Court forces Hanegbi to leave the Knesset

Judges rule that Knesset Foreign Affairs and Defense Committee chairman's perjury involved moral turpitude.

November 9, 2010 11:01
3 minute read.
Kadima MK Tzahi Hanegbi in court, Nov. 9.

hanegbi at court_311. (photo credit: Marc Israel Sellem)


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Knesset Foreign Affairs and Defense Committee chairman Tzahi Hanegbi (Kadima) took leave of parliament on Tuesday after the Jerusalem Magistrate’s Court ruled that the act of perjury of which he had been convicted involved moral turpitude.

According to the Basic Law: Knesset, an MK convicted of a crime involving moral turpitude must immediately suspend himself from membership in the Knesset until and unless the ruling is overturned in an appeal before a higher court.

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Analysis: A minority opinion worth noting
'Not the end of Tzahi's political career,' Livni says
Hanegbi pleads for his political life ahead of sentencing
Analysis: Hankering for Hanegbi

On July 13, Hanegbi was acquitted of charges that he had committed fraud, breach of trust and election bribery and had tried to influence voters. However, he was convicted of charges that he had given false testimony and committed perjury before a quasi-judicial hearing headed by the chairman of the Central Elections Committee, then-Supreme Court justice Mishael Cheshin, in 2002.

In the plea for sentencing, the prosecution asked the court to determine that the crimes for which Hanegbi had been convicted involved moral turpitude, and also that it give him a suspended jail sentence and a fine. Hanegbi’s defense lawyers asked the court not to rule that the crime involved moral turpitude and to sentence him to a fine and a period of public service.

Earlier Tuesday, the court handed down its sentence. Judges Aryeh Romanov and Oded Shaham ruled that the crime committed by Hanegbi involved moral turpitude.

However, they did not sentence him to an active or suspended prison sentence.

In the minority vote, presiding judge Yoel Tsur ruled that Hanegbi’s crime did not involve moral turpitude.

The court unanimously agreed to fine Hanegbi NIS 10,000.

The court’s decision not to give Hanegbi a suspended sentence means that he would be able to serve in the cabinet.

According to the Basic Law: Government, had Hanegbi been given any kind of jail sentence – even a suspended one – he would have been barred from serving in a cabinet post for seven years.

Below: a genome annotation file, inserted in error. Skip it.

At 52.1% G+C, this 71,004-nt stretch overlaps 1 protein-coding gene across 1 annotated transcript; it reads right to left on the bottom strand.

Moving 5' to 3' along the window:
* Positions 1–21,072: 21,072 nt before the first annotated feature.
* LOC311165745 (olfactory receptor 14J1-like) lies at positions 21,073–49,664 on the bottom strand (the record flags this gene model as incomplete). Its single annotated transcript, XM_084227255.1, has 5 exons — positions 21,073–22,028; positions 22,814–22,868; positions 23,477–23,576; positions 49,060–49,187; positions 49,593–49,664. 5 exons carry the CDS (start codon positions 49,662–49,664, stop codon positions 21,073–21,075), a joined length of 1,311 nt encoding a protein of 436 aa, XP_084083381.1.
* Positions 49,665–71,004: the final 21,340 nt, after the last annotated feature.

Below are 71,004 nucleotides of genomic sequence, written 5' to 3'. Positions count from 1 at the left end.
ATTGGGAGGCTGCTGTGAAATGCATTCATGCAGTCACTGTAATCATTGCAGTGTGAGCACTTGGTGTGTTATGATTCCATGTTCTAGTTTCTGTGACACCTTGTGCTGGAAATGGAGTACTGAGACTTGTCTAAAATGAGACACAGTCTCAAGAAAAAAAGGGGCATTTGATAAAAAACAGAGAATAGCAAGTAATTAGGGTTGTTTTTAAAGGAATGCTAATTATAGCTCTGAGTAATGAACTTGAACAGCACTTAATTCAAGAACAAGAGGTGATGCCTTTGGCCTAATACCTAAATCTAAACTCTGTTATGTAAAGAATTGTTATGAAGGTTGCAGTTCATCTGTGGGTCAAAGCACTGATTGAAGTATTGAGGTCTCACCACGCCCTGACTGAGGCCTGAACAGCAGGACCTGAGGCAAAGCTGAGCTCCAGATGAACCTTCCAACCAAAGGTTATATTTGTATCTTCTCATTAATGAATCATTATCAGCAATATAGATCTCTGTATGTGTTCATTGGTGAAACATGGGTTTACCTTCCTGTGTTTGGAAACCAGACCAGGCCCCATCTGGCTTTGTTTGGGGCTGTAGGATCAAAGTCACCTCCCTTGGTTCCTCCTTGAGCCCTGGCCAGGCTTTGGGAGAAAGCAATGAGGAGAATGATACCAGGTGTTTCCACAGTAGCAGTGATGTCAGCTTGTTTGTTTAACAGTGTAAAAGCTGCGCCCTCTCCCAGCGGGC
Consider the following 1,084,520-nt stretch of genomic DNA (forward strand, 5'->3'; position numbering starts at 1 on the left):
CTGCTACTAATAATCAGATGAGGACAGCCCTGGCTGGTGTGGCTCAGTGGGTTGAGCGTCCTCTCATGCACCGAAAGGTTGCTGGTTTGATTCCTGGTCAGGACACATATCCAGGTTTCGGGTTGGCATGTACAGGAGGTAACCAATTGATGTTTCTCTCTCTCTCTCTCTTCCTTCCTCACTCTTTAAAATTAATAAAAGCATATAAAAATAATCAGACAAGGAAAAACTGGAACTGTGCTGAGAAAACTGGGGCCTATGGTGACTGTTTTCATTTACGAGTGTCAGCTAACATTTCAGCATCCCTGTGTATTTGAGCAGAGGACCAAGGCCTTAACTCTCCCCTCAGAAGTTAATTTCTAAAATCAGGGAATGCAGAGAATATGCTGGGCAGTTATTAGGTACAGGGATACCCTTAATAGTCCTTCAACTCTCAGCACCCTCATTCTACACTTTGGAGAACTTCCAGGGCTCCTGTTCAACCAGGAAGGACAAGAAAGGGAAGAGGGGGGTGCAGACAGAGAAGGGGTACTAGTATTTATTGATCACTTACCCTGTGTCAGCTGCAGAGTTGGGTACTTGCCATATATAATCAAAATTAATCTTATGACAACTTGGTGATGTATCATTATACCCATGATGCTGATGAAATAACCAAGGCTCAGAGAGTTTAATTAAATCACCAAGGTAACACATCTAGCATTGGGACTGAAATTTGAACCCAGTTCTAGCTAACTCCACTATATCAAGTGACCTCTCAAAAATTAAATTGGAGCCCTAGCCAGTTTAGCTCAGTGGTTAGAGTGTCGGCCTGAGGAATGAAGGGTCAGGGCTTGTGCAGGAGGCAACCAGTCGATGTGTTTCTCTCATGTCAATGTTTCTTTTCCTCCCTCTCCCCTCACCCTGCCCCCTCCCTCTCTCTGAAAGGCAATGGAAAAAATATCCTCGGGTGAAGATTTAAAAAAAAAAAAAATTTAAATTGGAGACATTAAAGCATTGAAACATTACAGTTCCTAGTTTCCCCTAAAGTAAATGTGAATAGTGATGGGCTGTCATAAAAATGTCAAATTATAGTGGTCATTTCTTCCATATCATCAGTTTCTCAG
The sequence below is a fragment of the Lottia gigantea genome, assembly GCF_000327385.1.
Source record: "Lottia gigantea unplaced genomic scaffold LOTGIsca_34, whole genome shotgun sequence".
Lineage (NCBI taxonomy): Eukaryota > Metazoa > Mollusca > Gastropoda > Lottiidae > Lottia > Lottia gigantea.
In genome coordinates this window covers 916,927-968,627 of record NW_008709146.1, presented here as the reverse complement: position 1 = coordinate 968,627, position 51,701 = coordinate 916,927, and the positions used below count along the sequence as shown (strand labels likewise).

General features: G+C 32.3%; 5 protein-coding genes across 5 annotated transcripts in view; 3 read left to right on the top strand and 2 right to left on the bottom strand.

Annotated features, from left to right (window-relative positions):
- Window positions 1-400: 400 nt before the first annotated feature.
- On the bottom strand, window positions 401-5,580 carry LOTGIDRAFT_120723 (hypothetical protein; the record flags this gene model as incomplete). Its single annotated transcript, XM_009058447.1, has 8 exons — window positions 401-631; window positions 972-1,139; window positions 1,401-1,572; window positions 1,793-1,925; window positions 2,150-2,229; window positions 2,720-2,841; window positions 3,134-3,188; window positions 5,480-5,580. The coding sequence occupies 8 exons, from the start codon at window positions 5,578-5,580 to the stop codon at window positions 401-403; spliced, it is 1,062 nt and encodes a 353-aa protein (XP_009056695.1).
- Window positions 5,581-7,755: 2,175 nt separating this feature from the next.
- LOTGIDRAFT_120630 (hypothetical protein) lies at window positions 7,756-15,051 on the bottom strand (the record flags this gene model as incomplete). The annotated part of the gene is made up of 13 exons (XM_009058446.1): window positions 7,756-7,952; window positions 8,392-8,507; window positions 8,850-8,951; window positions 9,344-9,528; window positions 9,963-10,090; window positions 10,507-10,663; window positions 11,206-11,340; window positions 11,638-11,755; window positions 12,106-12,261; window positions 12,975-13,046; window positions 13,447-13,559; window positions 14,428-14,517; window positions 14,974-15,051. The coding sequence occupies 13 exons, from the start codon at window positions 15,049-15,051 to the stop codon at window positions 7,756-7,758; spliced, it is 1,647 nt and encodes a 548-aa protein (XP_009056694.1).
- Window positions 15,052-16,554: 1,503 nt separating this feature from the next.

The outcome of the sentencing was that Hanegbi was suspended from service in the current Knesset.

“This morning, by nature, is a painful and difficult one,” Hanegbi told reporters outside the courtroom after the decision was issued.

“For eight straight years, I carried on a legal struggle in the belief that the outcome would be balanced and favorable... But the court ruled this morning as it did. The decision is to be honored, and I honor it.”

Hanegbi’s lawyer, Gershon Guntovnik, told reporters that the defense did not intend to appeal the conviction and sentencing, but would do so if the state decided to appeal.

The state has already announced that it intends to appeal the court decision to acquit Hanegbi on the first charge, which had to do with an article that appeared in a Likud Party magazine two days before the Likud central committee elected the party’s slate of candidates.

The article boasted that Hanegbi had appointed dozens of central committee members and their relatives to jobs in the Environment Ministry when he served as its minister. It went on to say that if given a larger ministry to head after the election, he would be able to make more appointments.

During his address to reporters after the trial, Hanegbi recommended that Kadima MK Shaul Mofaz replace him as chairman of the Foreign Affairs and Defense Committee.

“He is a member of the committee and is aware of the responsibility that it bears,” said Hanegbi. “It is important to choose a permanent committee head quickly, today, tomorrow.”

He also said that he would use his good relations with both Prime Minister Binyamin Netanyahu and opposition leader Tzippi Livni to overcome the political and personal differences standing in the way of a national unity government.

“It is the top priority to formulate a broad national, parliamentary consensus on the core issues. I believe such a consensus exists among the public,” he said.

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